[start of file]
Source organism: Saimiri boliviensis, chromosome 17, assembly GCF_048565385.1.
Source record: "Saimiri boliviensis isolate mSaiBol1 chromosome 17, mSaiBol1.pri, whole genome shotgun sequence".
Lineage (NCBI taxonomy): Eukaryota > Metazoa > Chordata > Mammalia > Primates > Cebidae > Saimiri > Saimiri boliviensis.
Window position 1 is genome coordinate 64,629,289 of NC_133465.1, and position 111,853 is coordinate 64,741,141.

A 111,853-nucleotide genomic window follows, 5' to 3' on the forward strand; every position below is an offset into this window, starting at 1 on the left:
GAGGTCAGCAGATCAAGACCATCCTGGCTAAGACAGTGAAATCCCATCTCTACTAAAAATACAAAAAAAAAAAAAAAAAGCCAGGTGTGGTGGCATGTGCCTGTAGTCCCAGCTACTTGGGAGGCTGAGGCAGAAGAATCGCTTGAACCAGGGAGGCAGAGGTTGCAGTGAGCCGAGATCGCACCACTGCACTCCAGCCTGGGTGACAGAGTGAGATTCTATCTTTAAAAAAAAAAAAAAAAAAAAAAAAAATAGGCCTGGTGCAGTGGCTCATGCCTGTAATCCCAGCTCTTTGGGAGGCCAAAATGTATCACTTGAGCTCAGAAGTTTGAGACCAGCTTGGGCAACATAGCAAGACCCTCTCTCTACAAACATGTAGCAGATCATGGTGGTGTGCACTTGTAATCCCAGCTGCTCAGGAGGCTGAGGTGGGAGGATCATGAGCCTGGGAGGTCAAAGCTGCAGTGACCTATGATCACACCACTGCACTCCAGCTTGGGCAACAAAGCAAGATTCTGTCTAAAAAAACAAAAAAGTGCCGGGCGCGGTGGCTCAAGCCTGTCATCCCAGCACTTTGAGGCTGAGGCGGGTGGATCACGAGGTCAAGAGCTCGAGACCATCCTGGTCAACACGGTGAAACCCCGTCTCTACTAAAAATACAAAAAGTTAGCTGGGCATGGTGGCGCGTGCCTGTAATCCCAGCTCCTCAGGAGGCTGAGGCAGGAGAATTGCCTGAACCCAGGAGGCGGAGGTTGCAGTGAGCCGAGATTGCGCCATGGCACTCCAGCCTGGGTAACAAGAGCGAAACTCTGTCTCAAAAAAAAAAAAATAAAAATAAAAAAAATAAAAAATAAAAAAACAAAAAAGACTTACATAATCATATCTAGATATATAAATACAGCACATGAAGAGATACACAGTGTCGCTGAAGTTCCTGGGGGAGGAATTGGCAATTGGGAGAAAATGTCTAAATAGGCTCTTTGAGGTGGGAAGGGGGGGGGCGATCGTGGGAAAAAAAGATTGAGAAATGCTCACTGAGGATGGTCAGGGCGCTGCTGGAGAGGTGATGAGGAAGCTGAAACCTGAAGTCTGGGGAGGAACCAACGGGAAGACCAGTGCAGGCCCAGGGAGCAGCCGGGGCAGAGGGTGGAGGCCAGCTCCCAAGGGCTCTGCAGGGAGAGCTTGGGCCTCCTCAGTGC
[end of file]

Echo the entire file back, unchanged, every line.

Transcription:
Source organism: Saimiri boliviensis, chromosome 17, assembly GCF_048565385.1.
Source record: "Saimiri boliviensis isolate mSaiBol1 chromosome 17, mSaiBol1.pri, whole genome shotgun sequence".
Lineage (NCBI taxonomy): Eukaryota > Metazoa > Chordata > Mammalia > Primates > Cebidae > Saimiri > Saimiri boliviensis.
Window position 1 is genome coordinate 64,629,289 of NC_133465.1, and position 111,853 is coordinate 64,741,141.

A 111,853-nucleotide genomic window follows, 5' to 3' on the forward strand; every position below is an offset into this window, starting at 1 on the left:
GAGGTCAGCAGATCAAGACCATCCTGGCTAAGACAGTGAAATCCCATCTCTACTAAAAATACAAAAAAAAAAAAAAAAAGCCAGGTGTGGTGGCATGTGCCTGTAGTCCCAGCTACTTGGGAGGCTGAGGCAGAAGAATCGCTTGAACCAGGGAGGCAGAGGTTGCAGTGAGCCGAGATCGCACCACTGCACTCCAGCCTGGGTGACAGAGTGAGATTCTATCTTTAAAAAAAAAAAAAAAAAAAAAAAAAATAGGCCTGGTGCAGTGGCTCATGCCTGTAATCCCAGCTCTTTGGGAGGCCAAAATGTATCACTTGAGCTCAGAAGTTTGAGACCAGCTTGGGCAACATAGCAAGACCCTCTCTCTACAAACATGTAGCAGATCATGGTGGTGTGCACTTGTAATCCCAGCTGCTCAGGAGGCTGAGGTGGGAGGATCATGAGCCTGGGAGGTCAAAGCTGCAGTGACCTATGATCACACCACTGCACTCCAGCTTGGGCAACAAAGCAAGATTCTGTCTAAAAAAACAAAAAAGTGCCGGGCGCGGTGGCTCAAGCCTGTCATCCCAGCACTTTGAGGCTGAGGCGGGTGGATCACGAGGTCAAGAGCTCGAGACCATCCTGGTCAACACGGTGAAACCCCGTCTCTACTAAAAATACAAAAAGTTAGCTGGGCATGGTGGCGCGTGCCTGTAATCCCAGCTCCTCAGGAGGCTGAGGCAGGAGAATTGCCTGAACCCAGGAGGCGGAGGTTGCAGTGAGCCGAGATTGCGCCATGGCACTCCAGCCTGGGTAACAAGAGCGAAACTCTGTCTCAAAAAAAAAAAAATAAAAATAAAAAAAATAAAAAATAAAAAAACAAAAAAGACTTACATAATCATATCTAGATATATAAATACAGCACATGAAGAGATACACAGTGTCGCTGAAGTTCCTGGGGGAGGAATTGGCAATTGGGAGAAAATGTCTAAATAGGCTCTTTGAGGTGGGAAGGGGGGGGGCGATCGTGGGAAAAAAAGATTGAGAAATGCTCACTGAGGATGGTCAGGGCGCTGCTGGAGAGGTGATGAGGAAGCTGAAACCTGAAGTCTGGGGAGGAACCAACGGGAAGACCAGTGCAGGCCCAGGGAGCAGCCGGGGCAGAGGGTGGAGGCCAGCTCCCAAGGGCTCTGCAGGGAGAGCTTGGGCCTCCTCAGTGC